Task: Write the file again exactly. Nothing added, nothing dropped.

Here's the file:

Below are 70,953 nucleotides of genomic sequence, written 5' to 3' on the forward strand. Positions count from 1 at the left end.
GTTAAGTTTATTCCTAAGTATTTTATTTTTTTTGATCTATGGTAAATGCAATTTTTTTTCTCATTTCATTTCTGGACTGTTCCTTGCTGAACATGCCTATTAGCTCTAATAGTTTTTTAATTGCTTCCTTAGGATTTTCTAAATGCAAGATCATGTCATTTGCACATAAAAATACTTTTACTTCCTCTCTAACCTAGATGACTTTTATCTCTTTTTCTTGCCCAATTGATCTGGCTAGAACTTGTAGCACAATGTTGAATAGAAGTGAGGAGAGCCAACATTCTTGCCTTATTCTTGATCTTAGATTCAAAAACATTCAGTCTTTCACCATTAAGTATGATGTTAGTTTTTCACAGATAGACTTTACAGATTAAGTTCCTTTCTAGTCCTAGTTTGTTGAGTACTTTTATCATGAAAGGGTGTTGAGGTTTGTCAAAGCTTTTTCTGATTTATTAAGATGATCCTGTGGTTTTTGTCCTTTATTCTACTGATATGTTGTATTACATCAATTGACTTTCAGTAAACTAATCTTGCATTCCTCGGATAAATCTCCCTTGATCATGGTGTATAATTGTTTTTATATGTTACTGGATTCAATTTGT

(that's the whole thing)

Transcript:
Below are 70,953 nucleotides of genomic sequence, written 5' to 3' on the forward strand. Positions count from 1 at the left end.
GTTAAGTTTATTCCTAAGTATTTTATTTTTTTTGATCTATGGTAAATGCAATTTTTTTTCTCATTTCATTTCTGGACTGTTCCTTGCTGAACATGCCTATTAGCTCTAATAGTTTTTTAATTGCTTCCTTAGGATTTTCTAAATGCAAGATCATGTCATTTGCACATAAAAATACTTTTACTTCCTCTCTAACCTAGATGACTTTTATCTCTTTTTCTTGCCCAATTGATCTGGCTAGAACTTGTAGCACAATGTTGAATAGAAGTGAGGAGAGCCAACATTCTTGCCTTATTCTTGATCTTAGATTCAAAAACATTCAGTCTTTCACCATTAAGTATGATGTTAGTTTTTCACAGATAGACTTTACAGATTAAGTTCCTTTCTAGTCCTAGTTTGTTGAGTACTTTTATCATGAAAGGGTGTTGAGGTTTGTCAAAGCTTTTTCTGATTTATTAAGATGATCCTGTGGTTTTTGTCCTTTATTCTACTGATATGTTGTATTACATCAATTGACTTTCAGTAAACTAATCTTGCATTCCTCGGATAAATCTCCCTTGATCATGGTGTATAATTGTTTTTATATGTTACTGGATTCAATTTGT